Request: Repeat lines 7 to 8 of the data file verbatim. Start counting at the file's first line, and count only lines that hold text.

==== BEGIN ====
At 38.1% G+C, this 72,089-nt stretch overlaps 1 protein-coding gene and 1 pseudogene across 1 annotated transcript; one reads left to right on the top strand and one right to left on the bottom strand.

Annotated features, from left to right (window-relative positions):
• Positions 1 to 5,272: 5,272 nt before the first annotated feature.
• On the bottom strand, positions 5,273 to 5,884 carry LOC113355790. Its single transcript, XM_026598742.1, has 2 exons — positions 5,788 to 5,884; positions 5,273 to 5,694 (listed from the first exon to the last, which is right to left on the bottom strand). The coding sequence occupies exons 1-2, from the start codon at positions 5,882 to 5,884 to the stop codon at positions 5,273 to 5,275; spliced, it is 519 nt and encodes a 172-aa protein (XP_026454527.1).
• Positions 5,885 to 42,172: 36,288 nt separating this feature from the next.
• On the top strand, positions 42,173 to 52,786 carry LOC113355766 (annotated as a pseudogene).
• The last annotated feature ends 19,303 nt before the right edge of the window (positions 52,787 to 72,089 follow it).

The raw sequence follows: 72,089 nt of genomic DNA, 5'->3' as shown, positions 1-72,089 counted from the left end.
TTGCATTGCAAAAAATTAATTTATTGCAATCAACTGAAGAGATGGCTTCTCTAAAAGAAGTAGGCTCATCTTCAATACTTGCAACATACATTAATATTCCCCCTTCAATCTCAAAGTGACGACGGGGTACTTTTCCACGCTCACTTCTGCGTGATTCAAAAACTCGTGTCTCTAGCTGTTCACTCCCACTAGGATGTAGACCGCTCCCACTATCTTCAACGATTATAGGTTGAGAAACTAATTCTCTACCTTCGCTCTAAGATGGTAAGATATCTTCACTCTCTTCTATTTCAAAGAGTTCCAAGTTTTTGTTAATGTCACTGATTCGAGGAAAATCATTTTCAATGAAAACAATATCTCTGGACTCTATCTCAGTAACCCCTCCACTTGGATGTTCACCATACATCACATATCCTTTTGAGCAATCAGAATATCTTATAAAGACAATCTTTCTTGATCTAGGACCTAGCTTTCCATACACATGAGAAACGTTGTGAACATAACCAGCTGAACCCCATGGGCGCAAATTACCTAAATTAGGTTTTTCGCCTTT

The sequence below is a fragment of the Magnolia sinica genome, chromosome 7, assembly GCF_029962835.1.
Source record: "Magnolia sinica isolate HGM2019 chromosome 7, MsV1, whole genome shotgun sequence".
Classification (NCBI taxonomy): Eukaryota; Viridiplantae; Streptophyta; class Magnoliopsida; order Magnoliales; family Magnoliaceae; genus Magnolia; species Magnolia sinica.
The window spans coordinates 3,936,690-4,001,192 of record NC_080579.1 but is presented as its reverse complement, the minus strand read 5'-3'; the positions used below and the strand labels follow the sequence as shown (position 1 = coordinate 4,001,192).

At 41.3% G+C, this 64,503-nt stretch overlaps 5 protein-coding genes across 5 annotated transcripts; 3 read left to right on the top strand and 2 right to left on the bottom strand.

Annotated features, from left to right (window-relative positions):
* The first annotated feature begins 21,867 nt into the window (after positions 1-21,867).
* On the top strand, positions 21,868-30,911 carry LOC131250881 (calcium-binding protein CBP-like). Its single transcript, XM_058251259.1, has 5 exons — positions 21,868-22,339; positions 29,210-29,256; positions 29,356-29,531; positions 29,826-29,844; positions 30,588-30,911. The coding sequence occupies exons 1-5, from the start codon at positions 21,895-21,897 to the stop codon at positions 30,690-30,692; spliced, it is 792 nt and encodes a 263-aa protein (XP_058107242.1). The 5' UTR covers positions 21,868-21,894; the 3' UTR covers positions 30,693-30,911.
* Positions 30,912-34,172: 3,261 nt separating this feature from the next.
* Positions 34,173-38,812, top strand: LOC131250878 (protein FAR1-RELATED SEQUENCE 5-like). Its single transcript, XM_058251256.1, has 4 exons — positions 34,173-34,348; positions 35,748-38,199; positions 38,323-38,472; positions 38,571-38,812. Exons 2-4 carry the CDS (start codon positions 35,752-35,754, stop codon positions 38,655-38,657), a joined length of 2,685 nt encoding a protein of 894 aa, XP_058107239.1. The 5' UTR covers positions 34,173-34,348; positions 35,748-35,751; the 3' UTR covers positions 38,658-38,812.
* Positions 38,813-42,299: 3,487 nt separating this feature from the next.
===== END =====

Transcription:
• The last annotated feature ends 19,303 nt before the right edge of the window (positions 52,787 to 72,089 follow it).

The raw sequence follows: 72,089 nt of genomic DNA, 5'->3' as shown, positions 1-72,089 counted from the left end.